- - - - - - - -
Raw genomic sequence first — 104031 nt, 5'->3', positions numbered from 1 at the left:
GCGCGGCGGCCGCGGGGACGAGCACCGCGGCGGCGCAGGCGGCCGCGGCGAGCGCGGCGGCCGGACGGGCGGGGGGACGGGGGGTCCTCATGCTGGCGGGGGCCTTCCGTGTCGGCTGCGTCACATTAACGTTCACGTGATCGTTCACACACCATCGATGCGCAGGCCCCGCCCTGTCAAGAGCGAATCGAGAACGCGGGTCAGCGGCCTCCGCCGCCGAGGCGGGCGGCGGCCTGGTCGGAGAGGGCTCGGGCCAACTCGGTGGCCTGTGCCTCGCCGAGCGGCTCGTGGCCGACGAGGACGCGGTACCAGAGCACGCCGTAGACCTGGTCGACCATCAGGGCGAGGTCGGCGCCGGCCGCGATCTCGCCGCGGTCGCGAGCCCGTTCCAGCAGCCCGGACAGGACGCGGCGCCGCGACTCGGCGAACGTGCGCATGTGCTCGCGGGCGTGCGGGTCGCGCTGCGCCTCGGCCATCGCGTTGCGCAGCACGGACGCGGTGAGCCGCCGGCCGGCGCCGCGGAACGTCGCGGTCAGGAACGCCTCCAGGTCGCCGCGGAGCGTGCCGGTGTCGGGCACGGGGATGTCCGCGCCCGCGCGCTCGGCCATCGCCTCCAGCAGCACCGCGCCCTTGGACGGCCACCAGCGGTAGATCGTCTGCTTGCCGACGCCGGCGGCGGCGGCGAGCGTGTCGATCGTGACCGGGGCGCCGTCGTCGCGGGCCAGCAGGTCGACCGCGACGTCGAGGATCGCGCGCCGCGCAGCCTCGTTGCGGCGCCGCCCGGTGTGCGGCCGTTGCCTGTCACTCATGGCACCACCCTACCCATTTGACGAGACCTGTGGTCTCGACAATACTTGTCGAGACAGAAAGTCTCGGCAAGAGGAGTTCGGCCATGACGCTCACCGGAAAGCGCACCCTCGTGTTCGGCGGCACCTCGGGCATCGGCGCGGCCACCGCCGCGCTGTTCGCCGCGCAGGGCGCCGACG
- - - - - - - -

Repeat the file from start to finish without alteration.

Raw genomic sequence first — 104031 nt, 5'->3', positions numbered from 1 at the left:
GCGCGGCGGCCGCGGGGACGAGCACCGCGGCGGCGCAGGCGGCCGCGGCGAGCGCGGCGGCCGGACGGGCGGGGGGACGGGGGGTCCTCATGCTGGCGGGGGCCTTCCGTGTCGGCTGCGTCACATTAACGTTCACGTGATCGTTCACACACCATCGATGCGCAGGCCCCGCCCTGTCAAGAGCGAATCGAGAACGCGGGTCAGCGGCCTCCGCCGCCGAGGCGGGCGGCGGCCTGGTCGGAGAGGGCTCGGGCCAACTCGGTGGCCTGTGCCTCGCCGAGCGGCTCGTGGCCGACGAGGACGCGGTACCAGAGCACGCCGTAGACCTGGTCGACCATCAGGGCGAGGTCGGCGCCGGCCGCGATCTCGCCGCGGTCGCGAGCCCGTTCCAGCAGCCCGGACAGGACGCGGCGCCGCGACTCGGCGAACGTGCGCATGTGCTCGCGGGCGTGCGGGTCGCGCTGCGCCTCGGCCATCGCGTTGCGCAGCACGGACGCGGTGAGCCGCCGGCCGGCGCCGCGGAACGTCGCGGTCAGGAACGCCTCCAGGTCGCCGCGGAGCGTGCCGGTGTCGGGCACGGGGATGTCCGCGCCCGCGCGCTCGGCCATCGCCTCCAGCAGCACCGCGCCCTTGGACGGCCACCAGCGGTAGATCGTCTGCTTGCCGACGCCGGCGGCGGCGGCGAGCGTGTCGATCGTGACCGGGGCGCCGTCGTCGCGGGCCAGCAGGTCGACCGCGACGTCGAGGATCGCGCGCCGCGCAGCCTCGTTGCGGCGCCGCCCGGTGTGCGGCCGTTGCCTGTCACTCATGGCACCACCCTACCCATTTGACGAGACCTGTGGTCTCGACAATACTTGTCGAGACAGAAAGTCTCGGCAAGAGGAGTTCGGCCATGACGCTCACCGGAAAGCGCACCCTCGTGTTCGGCGGCACCTCGGGCATCGGCGCGGCCACCGCCGCGCTGTTCGCCGCGCAGGGCGCCGACG